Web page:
We have yet to see the definitive reference published exclusively on EHS planning. As a matter of fact, there are not very many good business references published recently. My favorite is The Rise and Fall of Strategic Planning - Reconceiving Roles for Planning, Plans and Planners, by Henry Mitzberg published in 1994 by The Free Press (obtainable through My guess is that strategic planning got a bad rap back in the 1980s and only now is re-emerging as a business process.

I can vividly remember when entire departments were eliminated if they had the work "planning" in their name. Strategic planning developed the image of overhead staff members assembling books that sat on the shelf, never to be read. It was a ritual performed because "all the big companies do it, so shouldn't we?" When the big companies cut back, it heralded a mass exodus from strategic planning.

Strategic planning is on the rise because the business world is getting a lot more complex, interrelated and fast paced. My prediction is that you will see more corporate EHS departments either closely associated to each other, or as an adjunct to these emerging strategic planning functions. Future scenarios of how the business world will fare often have a heavy environmental influence, since the environment is closely linked to world population growth and resource consumption.

The strategic planning model that Competitive Environment uses is shown in the accompanying figure. The six major steps have sixteen sub-steps, including the basic but overlooked step of vision, value and mission definition. In strategic planning, it is tempting to get right into the "strategic stuff" and ignore the fundamentals.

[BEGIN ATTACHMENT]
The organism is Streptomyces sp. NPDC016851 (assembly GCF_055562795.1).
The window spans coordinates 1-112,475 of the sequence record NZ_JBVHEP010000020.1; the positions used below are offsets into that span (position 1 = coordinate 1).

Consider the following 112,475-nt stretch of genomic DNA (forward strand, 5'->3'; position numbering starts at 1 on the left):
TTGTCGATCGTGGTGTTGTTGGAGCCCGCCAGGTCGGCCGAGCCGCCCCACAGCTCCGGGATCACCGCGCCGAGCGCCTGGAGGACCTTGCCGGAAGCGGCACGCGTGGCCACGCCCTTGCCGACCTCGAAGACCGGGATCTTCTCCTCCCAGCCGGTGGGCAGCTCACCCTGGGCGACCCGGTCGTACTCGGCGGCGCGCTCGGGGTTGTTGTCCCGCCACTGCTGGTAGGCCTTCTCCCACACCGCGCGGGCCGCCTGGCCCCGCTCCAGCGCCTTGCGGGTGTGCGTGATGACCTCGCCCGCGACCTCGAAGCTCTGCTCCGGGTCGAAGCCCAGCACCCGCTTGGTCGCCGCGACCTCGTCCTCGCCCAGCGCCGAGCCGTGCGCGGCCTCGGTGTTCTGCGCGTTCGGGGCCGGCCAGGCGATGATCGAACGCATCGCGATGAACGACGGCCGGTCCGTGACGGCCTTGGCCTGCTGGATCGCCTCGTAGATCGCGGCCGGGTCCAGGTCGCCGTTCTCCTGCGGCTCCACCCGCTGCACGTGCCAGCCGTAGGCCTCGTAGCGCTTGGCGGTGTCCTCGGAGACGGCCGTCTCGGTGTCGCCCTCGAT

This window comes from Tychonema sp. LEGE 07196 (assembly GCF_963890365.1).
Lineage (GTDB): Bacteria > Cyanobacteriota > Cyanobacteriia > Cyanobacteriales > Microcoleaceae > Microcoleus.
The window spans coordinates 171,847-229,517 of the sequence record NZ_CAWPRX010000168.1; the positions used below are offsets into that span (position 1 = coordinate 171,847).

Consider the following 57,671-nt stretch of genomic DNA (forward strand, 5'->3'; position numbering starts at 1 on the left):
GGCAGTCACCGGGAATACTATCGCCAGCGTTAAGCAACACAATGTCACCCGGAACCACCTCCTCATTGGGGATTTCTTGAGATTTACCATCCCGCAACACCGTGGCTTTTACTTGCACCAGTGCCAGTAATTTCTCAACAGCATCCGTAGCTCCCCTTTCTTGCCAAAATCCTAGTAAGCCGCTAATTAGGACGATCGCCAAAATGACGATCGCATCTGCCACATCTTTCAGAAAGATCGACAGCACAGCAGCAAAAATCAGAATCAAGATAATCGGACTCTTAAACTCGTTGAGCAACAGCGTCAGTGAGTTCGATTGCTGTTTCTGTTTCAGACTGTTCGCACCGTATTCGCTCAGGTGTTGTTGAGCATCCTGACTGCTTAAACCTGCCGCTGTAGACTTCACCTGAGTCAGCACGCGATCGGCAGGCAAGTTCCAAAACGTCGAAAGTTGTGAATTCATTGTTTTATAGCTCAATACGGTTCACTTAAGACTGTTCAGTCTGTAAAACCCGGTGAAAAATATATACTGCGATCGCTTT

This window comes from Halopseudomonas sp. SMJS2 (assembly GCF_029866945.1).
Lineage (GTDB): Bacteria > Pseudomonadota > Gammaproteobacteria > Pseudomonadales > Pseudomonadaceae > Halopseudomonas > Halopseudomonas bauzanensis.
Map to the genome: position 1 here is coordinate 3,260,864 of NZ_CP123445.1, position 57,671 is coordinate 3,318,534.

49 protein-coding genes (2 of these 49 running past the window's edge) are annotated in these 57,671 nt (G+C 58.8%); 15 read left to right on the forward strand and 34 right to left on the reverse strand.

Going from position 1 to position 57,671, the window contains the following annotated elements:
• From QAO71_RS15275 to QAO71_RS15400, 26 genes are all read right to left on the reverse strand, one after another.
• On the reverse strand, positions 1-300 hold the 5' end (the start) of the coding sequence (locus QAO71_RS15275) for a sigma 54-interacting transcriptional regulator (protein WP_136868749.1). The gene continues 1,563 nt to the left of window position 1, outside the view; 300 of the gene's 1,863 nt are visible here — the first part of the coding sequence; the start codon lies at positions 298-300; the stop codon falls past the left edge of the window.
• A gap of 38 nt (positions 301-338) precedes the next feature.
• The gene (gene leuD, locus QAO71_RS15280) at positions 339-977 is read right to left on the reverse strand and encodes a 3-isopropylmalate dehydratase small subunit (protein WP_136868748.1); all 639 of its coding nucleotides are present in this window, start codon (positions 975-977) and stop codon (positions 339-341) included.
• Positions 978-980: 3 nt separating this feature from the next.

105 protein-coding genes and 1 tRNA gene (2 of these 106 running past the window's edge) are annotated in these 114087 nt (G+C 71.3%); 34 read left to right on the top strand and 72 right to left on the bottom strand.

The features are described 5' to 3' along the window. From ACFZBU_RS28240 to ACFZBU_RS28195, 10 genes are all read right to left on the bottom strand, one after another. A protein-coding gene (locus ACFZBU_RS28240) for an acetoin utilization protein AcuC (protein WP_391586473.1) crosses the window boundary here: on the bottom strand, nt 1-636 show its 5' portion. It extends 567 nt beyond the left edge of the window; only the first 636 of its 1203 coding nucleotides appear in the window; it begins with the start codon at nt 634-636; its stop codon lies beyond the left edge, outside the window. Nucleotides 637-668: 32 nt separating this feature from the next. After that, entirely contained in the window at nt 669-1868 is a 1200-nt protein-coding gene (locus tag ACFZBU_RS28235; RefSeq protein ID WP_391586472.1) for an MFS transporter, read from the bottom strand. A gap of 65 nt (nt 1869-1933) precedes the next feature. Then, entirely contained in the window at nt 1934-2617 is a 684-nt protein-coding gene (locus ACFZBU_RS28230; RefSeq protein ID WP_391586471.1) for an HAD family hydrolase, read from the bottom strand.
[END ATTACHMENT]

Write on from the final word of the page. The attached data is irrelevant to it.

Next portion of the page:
Probably the best model is the one most closely aligned with the one that your business uses. Where most EHS departments go wrong is in the very first step - defining the future state. It is very easy to get caught up in current realities and either not identify emerging issues or fail to define the business opportunities or threats in this future state. Incrementalism prevails: how can you get from here to there, without an understanding of where "there" is. My favorite technique for examining the future and getting out of today's confines (a.k.a., the box) is scenario planning. Another problem is that EHS managers instantly erect limits by pre-judging what business management will or will not allow. A strong facilitator helps avoid this trap.

One - strategic- point often overlooked is the value of the strategic planning process itself for EHS. For large companies it is an excellent tool to bring together the EHS managers from the various business groups to work as a team with the "big picture" perspective of the entire corporation. Individual businesses can get caught up in their own world and become disconnected with the overall direction of the corporation and the relationship of their HSE successes or failures to the corporation's overall needs.

An even more significant benefit is that the outcome of this planning effort can be used to convey all manner of messages to executive business management. In effect, it is the perfect venue to place on the table for discussion issues that normally would be not easy to raise. Reviewing the results from strategic planning allows some maneuvering room to raise some unusual or challenging issues.

November 2000

How do you calculate the impact of environmental, health and safety performance on shareholder value?

Researchers such as Linda Descano, Peter Soyka, Sanly Feldmen, Matthew Kirman, Glen Dowell, and others have tried to tackle this tough problem. Some of the best material that I have seen recently has come out of the Center of Economics and Business Administration at the University of Basel and the Bank Sarasin & Co., Basel. This is an emerging area and as yet no one has come up with the magic formula that not only works but receives widespread acceptance.